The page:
Once, Mark went to Myubak to remove items from one of the missionary’s houses. Here are his reflections on NTM’s work there.

Going into Myu was “interesting.” On one hand, I felt remorse with taking the house down. It was sad as I remembered my times up there – deliveries, getting stuck in the mud, talking with the missionaries, eating cinnamon rolls, hassling with the people. I envisioned the missionary’s life as well – living in the middle of the jungle, alone, lonely at times, not any action, sometimes sick, other times depressed and no one to listen. It was really a sacrifice. It probably was not considered sacrificial in the eyes of the tribal members as they have so little in comparison. That is their life. However, in contrast to life in America with all its conveniences, (which having just returned from furlough is fresh on my mind) they sacrificed much. They gave 15 years of their lives for the Myu people. Not many would have stuck it out. I wondered if it was worth it? So I asked Miyung, one of the Myu Bible Teachers, “What has changed as a result of NTM being in here?” Here’s what he said over the course of the day and my asking him different questions as we worked, ate and walked around the village.

“We are free. Before, we could never go into the jungle without being in fear of our enemies. Everybody was our enemy. Now, we have no enemies. We can go anywhere we want. The spirit places (masalai) don’t exist. I don’t think they ever did but our fathers and grandfathers would tell us where they were so we would have to respect those areas and not go by them or we’d get sick or die. Our ancestors were deceived into thinking these places were there but they’re really not there at all. Us older men remember those places but we don’t fear them any more. Our children have no idea where they are because we don’t even talk about them any more. They too are free.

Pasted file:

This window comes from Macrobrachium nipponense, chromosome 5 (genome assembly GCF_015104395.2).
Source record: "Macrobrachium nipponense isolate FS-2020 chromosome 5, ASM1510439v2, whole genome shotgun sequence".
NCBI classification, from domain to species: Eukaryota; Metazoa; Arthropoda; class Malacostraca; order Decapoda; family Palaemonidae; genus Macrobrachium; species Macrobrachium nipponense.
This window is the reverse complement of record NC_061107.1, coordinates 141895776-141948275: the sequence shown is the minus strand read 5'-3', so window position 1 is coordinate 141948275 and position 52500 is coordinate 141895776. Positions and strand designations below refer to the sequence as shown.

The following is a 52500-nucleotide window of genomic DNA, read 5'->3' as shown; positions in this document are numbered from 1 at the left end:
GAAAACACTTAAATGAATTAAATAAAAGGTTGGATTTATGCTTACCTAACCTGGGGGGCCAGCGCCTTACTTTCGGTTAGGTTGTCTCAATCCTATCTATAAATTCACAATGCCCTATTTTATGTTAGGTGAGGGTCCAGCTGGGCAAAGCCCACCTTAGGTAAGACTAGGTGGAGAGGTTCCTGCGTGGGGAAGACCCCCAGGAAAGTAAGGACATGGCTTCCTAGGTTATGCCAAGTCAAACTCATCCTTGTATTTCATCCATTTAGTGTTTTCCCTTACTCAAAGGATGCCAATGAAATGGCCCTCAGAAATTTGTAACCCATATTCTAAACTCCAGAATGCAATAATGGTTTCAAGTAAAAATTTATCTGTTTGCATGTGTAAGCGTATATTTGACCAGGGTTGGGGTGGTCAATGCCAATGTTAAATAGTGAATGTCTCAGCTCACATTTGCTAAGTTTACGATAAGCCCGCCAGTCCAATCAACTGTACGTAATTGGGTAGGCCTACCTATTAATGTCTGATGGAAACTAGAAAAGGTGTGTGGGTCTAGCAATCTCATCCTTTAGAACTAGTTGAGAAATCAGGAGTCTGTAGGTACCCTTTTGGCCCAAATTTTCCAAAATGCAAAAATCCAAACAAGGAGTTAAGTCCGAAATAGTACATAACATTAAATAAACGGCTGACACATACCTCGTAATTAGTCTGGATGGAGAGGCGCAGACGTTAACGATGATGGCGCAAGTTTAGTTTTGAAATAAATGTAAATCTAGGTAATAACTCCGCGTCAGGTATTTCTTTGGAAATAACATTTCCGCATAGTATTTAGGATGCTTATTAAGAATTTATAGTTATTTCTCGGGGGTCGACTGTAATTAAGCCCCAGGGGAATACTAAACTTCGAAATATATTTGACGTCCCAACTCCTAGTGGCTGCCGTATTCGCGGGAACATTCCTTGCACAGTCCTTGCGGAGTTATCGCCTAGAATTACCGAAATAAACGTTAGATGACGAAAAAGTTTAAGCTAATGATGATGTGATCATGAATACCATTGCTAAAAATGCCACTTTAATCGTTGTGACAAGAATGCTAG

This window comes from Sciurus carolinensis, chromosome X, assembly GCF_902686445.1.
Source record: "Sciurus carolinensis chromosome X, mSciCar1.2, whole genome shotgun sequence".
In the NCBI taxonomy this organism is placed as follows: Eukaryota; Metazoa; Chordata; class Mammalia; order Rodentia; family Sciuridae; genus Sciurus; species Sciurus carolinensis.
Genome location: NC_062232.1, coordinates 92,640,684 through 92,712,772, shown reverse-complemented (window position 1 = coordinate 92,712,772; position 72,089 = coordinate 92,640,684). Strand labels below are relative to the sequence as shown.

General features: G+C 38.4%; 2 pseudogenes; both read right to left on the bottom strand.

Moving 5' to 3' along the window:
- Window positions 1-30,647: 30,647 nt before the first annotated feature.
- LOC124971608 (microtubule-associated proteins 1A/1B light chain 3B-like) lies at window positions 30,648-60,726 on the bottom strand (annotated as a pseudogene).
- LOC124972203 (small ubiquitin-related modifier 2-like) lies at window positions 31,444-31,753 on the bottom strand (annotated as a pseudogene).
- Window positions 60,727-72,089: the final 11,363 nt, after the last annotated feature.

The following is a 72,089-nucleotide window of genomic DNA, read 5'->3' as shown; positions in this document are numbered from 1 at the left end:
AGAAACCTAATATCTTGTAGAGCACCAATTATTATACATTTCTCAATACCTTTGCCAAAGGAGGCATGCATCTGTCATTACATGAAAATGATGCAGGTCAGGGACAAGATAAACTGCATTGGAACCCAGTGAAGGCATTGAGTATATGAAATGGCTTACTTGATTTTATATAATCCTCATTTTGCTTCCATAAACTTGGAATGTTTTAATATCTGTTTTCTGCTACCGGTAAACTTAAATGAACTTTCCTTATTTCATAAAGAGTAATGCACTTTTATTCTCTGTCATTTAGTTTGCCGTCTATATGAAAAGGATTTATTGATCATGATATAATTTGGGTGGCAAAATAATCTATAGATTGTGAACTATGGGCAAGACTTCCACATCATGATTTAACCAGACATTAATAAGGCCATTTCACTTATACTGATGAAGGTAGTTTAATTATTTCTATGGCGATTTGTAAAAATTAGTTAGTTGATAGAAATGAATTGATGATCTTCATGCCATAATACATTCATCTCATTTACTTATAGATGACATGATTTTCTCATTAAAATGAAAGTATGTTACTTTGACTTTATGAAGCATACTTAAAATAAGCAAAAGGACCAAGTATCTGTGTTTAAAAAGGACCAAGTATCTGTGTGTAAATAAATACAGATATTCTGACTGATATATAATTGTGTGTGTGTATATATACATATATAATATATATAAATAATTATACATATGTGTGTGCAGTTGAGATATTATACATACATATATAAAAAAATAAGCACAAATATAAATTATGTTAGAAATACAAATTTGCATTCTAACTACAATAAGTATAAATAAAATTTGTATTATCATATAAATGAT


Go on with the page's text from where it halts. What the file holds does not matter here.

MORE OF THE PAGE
“I used to do magic to make the gardens grow. People would ask me to do magic on their gardens to make them grow. I knew I didn’t have magic because there were times I would do my magic and the gardens wouldn’t grow and there were times they would grow. I knew it had to do with planting a garden at the right time but I wouldn’t tell anyone. Now I tell people, you plant your taro garden and do your magic and we’ll plant a garden and just pray to God. You know what happens? Our gardens grow better. The people see their magic is nothing.

“There are men who would do magic for sick people. It didn’t work either and if the people got better, it had nothing to do with the magic. We pretended to be someone so people would praise us even though we knew we had no power at all. Now we just pray for our sick. Sometimes they get well and other times they don’t. The women don’t wail anymore when they hear someone has died. Most of the “poison men” (witch doctors) are dead. They did have power to kill. I saw it. It must have been Satan’s power they had. We used to be afraid to throw our scrap food around or leave a shirt somewhere where a poison man could get them and do black magic on us. We don’t fear that any more. Even the poison men that are still alive have no power over us any more so we don’t fear them and they don’t bother coming around us.

“Not every Myu is a believer. Some of us still hold on to some of our customs that are hard to get rid of. We still do dances for the pig but have stopped digging up the heads of our ancestors and doing business with them. We don’t feel that is right. Some Myu are still Catholic and pray to Mary in hopes she’ll ask Jesus and He’ll ask God. That’s not in the Bible so why do it? We go straight to God himself.

“Yes, we are free. We can go anywhere we want in the jungle and not be afraid.”